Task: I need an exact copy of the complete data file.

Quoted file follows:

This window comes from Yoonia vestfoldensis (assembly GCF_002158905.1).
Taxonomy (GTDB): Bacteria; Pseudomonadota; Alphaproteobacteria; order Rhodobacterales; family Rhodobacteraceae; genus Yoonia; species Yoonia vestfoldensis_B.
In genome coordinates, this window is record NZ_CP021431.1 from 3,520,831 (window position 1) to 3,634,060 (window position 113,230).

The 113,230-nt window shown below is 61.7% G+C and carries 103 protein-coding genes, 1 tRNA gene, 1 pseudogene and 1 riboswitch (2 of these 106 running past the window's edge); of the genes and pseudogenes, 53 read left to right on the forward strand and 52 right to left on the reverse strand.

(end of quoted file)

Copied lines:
This window comes from Yoonia vestfoldensis (assembly GCF_002158905.1).
Taxonomy (GTDB): Bacteria; Pseudomonadota; Alphaproteobacteria; order Rhodobacterales; family Rhodobacteraceae; genus Yoonia; species Yoonia vestfoldensis_B.
In genome coordinates, this window is record NZ_CP021431.1 from 3,520,831 (window position 1) to 3,634,060 (window position 113,230).

The 113,230-nt window shown below is 61.7% G+C and carries 103 protein-coding genes, 1 tRNA gene, 1 pseudogene and 1 riboswitch (2 of these 106 running past the window's edge); of the genes and pseudogenes, 53 read left to right on the forward strand and 52 right to left on the reverse strand.